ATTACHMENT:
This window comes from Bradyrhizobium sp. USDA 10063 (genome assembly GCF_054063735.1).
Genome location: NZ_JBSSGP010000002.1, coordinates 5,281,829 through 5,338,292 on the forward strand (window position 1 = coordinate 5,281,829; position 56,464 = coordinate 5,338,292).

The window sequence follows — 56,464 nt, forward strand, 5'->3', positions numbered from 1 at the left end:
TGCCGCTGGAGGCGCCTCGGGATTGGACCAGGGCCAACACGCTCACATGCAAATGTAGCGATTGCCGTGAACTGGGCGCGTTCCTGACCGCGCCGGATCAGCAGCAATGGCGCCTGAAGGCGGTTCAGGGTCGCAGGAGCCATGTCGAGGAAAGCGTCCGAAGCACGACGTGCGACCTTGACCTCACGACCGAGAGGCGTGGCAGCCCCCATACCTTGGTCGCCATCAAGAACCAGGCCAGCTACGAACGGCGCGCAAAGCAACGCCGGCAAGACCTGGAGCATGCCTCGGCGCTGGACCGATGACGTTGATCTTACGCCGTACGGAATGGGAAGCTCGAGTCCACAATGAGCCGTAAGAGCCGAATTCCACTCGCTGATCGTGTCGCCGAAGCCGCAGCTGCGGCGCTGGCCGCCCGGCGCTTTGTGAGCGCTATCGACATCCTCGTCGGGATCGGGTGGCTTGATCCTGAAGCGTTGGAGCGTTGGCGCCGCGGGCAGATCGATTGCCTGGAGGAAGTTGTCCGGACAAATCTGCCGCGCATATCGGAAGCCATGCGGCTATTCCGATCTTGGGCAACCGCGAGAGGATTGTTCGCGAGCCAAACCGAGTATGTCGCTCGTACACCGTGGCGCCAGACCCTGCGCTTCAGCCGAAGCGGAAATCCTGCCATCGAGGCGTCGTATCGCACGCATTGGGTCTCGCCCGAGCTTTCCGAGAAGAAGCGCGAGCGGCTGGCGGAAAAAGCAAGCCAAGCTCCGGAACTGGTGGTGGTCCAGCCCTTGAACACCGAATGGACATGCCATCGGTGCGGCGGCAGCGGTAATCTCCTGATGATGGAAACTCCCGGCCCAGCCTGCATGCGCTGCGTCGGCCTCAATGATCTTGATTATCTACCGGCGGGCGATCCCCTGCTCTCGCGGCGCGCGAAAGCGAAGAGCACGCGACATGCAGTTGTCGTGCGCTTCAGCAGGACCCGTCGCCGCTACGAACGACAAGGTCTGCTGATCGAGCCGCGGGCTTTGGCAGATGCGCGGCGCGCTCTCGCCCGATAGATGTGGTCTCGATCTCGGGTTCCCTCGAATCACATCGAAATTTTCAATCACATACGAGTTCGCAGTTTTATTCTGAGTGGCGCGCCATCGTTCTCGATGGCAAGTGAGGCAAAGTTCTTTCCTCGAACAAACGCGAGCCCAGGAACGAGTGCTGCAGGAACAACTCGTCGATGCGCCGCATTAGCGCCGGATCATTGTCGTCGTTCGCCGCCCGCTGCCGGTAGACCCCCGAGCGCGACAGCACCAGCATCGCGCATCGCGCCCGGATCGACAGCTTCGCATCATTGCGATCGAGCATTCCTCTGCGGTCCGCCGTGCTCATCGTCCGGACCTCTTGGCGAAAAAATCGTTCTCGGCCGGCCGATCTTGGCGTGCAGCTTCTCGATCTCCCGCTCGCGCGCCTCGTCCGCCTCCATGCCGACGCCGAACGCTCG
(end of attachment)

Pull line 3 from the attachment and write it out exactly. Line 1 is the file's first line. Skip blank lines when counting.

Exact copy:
The window sequence follows — 56,464 nt, forward strand, 5'->3', positions numbered from 1 at the left end: